Kassoum Kayentao, at the University of Sciences, Techniques and Technologies in Bamako, enlightened that the new antibody drug is a different approach by administering to people a high amount of antibodies against this mosquito-borne disease.
Kayetao praised as novel contribution that one would not have to rely on immune system to produce enough infection blockers after vaccination.
The experimental antibody drug, developed by researchers at the U.S. National Institutes of Health, works by interrupting the parasite’s life cycle before it enters the liver, where it can mature and multiply.
It was developed from an antibody taken from a volunteer who received a malaria vaccine shot, according to the New England Journal of Medicine.
In the study, 330 able-bodied adults received either a high dose of these different gamma globulin-type glycoproteins or placebo (a substance lacking pharmacological activity).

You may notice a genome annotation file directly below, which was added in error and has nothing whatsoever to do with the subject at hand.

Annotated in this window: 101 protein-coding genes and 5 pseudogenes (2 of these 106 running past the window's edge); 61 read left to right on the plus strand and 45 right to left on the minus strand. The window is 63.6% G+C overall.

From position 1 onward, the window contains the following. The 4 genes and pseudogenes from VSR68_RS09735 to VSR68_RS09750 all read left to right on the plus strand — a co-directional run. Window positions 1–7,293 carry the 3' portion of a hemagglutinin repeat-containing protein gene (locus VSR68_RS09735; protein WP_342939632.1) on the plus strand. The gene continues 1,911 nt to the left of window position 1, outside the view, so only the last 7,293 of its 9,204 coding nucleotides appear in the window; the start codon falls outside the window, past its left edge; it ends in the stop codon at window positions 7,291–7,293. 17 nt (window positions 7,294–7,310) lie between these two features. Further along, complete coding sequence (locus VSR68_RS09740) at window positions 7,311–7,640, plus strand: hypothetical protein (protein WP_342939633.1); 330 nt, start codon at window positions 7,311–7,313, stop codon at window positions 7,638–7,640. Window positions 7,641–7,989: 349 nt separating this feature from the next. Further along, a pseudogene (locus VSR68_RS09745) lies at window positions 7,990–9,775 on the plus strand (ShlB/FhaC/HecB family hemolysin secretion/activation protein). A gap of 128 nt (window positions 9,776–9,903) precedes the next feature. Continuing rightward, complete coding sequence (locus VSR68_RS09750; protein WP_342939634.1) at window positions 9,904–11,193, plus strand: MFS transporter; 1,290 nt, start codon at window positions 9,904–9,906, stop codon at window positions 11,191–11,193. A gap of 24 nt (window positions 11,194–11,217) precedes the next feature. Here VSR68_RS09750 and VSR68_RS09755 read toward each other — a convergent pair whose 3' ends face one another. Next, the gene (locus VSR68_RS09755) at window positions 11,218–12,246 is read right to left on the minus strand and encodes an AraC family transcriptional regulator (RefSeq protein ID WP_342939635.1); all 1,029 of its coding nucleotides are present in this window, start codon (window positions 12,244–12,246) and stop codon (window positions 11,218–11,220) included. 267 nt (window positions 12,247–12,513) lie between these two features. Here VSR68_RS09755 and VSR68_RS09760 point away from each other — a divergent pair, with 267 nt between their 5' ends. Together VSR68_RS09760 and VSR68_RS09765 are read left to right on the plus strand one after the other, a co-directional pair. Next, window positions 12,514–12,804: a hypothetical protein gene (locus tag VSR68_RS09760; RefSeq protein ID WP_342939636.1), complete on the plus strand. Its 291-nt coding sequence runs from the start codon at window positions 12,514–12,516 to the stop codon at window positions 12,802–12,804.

Subsequently, volunteers were tested for malaria every two weeks for 24 weeks, and whoever came back positive was treated.
Infections were detected by blood tests in 20 people who received the highest dose, 39 with the lowest amount, while 86 subjects with placebo tested positive, the scientific publication said.
The highest dose was 88% effective and was more likely to cause moderate headaches. The lower dose was 75% effective in preventing infection.
Although the antibody drug must be administered intravenously, a method that makes it difficult to use on a large scale, it bodes well for an injection version that is easier to apply in early trials in children, infants and adults.